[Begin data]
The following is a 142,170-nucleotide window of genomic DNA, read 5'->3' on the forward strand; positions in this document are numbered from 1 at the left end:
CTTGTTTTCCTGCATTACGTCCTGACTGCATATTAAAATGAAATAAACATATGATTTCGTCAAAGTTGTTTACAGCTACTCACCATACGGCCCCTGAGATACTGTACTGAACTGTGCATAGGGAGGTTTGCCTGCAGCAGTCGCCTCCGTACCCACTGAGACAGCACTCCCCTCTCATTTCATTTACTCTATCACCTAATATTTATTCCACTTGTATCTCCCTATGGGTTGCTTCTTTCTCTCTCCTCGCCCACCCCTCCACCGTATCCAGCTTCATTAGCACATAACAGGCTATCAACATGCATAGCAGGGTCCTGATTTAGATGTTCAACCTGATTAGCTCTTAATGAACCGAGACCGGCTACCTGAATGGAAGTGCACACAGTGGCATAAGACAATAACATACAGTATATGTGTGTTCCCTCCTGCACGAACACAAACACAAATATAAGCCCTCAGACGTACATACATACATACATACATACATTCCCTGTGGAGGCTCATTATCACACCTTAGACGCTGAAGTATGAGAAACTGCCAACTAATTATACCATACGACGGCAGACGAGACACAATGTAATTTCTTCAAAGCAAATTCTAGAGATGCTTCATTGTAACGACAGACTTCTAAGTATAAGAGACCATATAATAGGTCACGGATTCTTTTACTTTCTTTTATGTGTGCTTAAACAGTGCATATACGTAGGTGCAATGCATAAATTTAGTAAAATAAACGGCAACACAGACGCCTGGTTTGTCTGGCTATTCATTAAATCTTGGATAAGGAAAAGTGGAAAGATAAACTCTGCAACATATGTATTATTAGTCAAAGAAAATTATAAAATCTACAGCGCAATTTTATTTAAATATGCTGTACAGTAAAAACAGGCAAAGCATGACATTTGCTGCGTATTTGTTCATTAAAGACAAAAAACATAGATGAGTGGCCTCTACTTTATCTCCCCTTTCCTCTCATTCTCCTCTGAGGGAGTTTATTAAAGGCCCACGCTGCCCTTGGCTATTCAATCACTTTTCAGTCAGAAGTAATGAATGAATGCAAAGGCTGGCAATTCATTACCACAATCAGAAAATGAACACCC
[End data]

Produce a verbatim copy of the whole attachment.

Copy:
The following is a 142,170-nucleotide window of genomic DNA, read 5'->3' on the forward strand; positions in this document are numbered from 1 at the left end:
CTTGTTTTCCTGCATTACGTCCTGACTGCATATTAAAATGAAATAAACATATGATTTCGTCAAAGTTGTTTACAGCTACTCACCATACGGCCCCTGAGATACTGTACTGAACTGTGCATAGGGAGGTTTGCCTGCAGCAGTCGCCTCCGTACCCACTGAGACAGCACTCCCCTCTCATTTCATTTACTCTATCACCTAATATTTATTCCACTTGTATCTCCCTATGGGTTGCTTCTTTCTCTCTCCTCGCCCACCCCTCCACCGTATCCAGCTTCATTAGCACATAACAGGCTATCAACATGCATAGCAGGGTCCTGATTTAGATGTTCAACCTGATTAGCTCTTAATGAACCGAGACCGGCTACCTGAATGGAAGTGCACACAGTGGCATAAGACAATAACATACAGTATATGTGTGTTCCCTCCTGCACGAACACAAACACAAATATAAGCCCTCAGACGTACATACATACATACATACATACATTCCCTGTGGAGGCTCATTATCACACCTTAGACGCTGAAGTATGAGAAACTGCCAACTAATTATACCATACGACGGCAGACGAGACACAATGTAATTTCTTCAAAGCAAATTCTAGAGATGCTTCATTGTAACGACAGACTTCTAAGTATAAGAGACCATATAATAGGTCACGGATTCTTTTACTTTCTTTTATGTGTGCTTAAACAGTGCATATACGTAGGTGCAATGCATAAATTTAGTAAAATAAACGGCAACACAGACGCCTGGTTTGTCTGGCTATTCATTAAATCTTGGATAAGGAAAAGTGGAAAGATAAACTCTGCAACATATGTATTATTAGTCAAAGAAAATTATAAAATCTACAGCGCAATTTTATTTAAATATGCTGTACAGTAAAAACAGGCAAAGCATGACATTTGCTGCGTATTTGTTCATTAAAGACAAAAAACATAGATGAGTGGCCTCTACTTTATCTCCCCTTTCCTCTCATTCTCCTCTGAGGGAGTTTATTAAAGGCCCACGCTGCCCTTGGCTATTCAATCACTTTTCAGTCAGAAGTAATGAATGAATGCAAAGGCTGGCAATTCATTACCACAATCAGAAAATGAACACCC